Developed countries will donate one billion doses of Covid-19 vaccines to developing countries, agreed the heads of state and government of the G7 countries after their summit in Carbis Bay, in England.
Donation of Covid-19 vaccines: the United States will ensure half of the deliveries promised by the G7
It is an ambitious commitment that the G7 countries (Germany, Canada, United States, France, Italy, Japan and United Kingdom) have just made: by the end of 2021, these countries will provide developing countries with one billion doses of Covid-19 vaccine. The United States will provide 500 million doses and the United Kingdom 100 million doses in particular.
But, as soon as it is made, this commitment is already criticized. ” We need more than that. We need a global immunization plan. We must act logically, with a sense of urgency and with priorities of a war economy, and we are still far from having achieved this. », Declared Antonio Guterres, the secretary general of the United Nations.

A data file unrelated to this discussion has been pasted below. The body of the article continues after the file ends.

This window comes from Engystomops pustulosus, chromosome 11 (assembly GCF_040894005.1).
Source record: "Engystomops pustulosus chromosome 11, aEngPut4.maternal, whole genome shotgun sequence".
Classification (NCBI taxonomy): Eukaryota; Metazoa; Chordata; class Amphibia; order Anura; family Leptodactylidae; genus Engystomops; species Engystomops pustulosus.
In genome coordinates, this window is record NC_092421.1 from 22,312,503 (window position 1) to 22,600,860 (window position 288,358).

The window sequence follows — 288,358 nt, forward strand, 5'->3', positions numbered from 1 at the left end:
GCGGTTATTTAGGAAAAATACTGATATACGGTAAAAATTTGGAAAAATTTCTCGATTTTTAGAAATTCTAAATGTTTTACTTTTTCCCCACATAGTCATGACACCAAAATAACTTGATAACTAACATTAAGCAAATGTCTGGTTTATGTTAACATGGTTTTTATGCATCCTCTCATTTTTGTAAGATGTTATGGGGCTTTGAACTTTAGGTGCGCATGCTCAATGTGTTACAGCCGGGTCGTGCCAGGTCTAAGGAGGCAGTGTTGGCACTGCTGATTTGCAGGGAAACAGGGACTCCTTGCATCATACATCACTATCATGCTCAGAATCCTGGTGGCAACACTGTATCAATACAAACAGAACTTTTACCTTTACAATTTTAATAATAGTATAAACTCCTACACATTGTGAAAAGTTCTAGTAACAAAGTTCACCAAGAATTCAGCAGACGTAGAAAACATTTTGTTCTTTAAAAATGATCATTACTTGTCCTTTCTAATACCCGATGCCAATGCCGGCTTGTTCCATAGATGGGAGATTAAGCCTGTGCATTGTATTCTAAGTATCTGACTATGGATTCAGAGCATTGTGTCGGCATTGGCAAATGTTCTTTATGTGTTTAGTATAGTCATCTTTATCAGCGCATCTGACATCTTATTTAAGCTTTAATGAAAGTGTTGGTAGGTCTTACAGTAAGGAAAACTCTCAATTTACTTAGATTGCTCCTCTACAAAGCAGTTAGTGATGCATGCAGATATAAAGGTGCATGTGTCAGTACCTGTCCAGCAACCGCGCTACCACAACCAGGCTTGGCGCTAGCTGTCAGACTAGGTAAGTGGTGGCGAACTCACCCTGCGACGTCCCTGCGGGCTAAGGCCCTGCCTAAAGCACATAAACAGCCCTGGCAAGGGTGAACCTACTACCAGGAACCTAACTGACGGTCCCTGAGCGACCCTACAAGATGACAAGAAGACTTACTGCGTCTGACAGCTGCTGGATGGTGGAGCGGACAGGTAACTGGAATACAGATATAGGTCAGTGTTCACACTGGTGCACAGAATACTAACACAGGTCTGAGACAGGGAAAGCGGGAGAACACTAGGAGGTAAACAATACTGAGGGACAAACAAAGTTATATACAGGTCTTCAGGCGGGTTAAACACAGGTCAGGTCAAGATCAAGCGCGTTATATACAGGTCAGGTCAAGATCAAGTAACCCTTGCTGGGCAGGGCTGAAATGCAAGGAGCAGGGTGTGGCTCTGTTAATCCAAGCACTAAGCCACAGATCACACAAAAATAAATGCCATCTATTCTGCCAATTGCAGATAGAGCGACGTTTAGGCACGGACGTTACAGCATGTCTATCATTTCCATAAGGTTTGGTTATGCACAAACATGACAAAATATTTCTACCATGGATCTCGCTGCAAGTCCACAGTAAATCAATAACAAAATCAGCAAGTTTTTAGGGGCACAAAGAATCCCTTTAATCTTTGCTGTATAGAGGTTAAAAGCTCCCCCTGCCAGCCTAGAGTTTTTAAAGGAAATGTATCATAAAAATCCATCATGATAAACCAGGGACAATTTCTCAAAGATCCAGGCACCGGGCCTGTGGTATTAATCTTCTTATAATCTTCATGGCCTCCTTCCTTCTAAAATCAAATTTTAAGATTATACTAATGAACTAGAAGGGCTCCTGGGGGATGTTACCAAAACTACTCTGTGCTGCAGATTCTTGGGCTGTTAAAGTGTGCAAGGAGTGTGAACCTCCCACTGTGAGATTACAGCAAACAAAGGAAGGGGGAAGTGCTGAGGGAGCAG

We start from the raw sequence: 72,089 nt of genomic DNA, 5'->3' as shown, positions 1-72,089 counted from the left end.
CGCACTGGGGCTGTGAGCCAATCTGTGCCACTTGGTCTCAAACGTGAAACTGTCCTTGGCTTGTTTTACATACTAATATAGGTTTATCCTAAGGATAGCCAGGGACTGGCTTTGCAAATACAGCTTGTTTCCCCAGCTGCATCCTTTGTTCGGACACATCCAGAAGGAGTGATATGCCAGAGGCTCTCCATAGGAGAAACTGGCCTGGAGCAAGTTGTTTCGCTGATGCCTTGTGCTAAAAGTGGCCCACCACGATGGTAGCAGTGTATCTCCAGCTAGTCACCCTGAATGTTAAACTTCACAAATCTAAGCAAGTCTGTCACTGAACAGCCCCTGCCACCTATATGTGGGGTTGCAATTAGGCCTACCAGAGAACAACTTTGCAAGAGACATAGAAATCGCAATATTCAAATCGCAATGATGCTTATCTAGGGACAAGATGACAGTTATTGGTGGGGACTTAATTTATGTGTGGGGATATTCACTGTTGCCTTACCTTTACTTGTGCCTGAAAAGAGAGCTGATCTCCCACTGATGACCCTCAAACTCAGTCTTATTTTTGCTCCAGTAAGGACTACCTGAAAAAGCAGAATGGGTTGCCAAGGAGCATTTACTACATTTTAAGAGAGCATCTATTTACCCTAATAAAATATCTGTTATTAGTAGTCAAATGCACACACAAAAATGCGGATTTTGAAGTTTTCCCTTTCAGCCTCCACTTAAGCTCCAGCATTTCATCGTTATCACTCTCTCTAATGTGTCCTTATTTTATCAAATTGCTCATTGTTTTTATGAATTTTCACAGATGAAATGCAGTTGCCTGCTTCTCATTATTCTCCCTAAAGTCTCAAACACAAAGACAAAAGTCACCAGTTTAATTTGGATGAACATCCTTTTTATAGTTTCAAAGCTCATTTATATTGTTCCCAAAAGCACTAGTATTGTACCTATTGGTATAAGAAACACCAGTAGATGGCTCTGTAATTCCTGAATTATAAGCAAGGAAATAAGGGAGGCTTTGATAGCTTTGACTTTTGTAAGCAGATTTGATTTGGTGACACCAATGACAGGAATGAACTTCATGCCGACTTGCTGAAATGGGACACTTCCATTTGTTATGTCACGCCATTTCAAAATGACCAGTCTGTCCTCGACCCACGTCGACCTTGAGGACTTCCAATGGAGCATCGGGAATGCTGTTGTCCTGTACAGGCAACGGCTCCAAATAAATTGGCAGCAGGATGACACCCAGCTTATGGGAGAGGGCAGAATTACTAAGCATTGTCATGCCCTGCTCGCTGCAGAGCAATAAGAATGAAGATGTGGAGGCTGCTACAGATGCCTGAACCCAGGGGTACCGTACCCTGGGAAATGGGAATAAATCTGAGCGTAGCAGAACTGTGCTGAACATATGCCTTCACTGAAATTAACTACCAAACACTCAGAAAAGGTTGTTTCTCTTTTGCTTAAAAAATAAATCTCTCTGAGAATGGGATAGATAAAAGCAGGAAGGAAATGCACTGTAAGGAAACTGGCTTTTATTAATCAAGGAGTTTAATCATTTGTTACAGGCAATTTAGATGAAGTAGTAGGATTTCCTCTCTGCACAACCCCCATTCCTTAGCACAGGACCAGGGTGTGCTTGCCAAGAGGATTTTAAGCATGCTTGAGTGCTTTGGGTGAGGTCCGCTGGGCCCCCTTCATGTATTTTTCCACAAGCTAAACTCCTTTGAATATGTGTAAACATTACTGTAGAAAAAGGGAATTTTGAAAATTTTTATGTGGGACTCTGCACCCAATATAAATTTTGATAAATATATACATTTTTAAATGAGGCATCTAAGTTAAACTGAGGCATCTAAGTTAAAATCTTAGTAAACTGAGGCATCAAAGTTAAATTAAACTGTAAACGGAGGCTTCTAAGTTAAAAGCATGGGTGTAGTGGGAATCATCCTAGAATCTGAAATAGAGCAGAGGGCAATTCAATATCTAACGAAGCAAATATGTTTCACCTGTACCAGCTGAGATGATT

A billion doses for developing countries? “Too little”, answers Oxfam
According to Oxfam, which is also very critical of this commitment, developing countries need not a billion but 11 billion doses, knowing that each person needs to receive two doses, or even eventually. , for some, a third to protect effectively against the new variants. The bulk of these vaccines should be AstraZeneca, which is less expensive to produce.
As heads of state and diplomats continued their discussions to reach this commitment, when asked about AstraZeneca vaccines, Marco Cavaleri, the head of vaccine strategy at the European Medicines Agency (EMA), said in an interview with the italian newspaper La Stampa thatpreference should now be given, for all age groups, to the extent possible, to mRNA vaccines (namely Pfizer and Moderna), which are reputed to be more effective.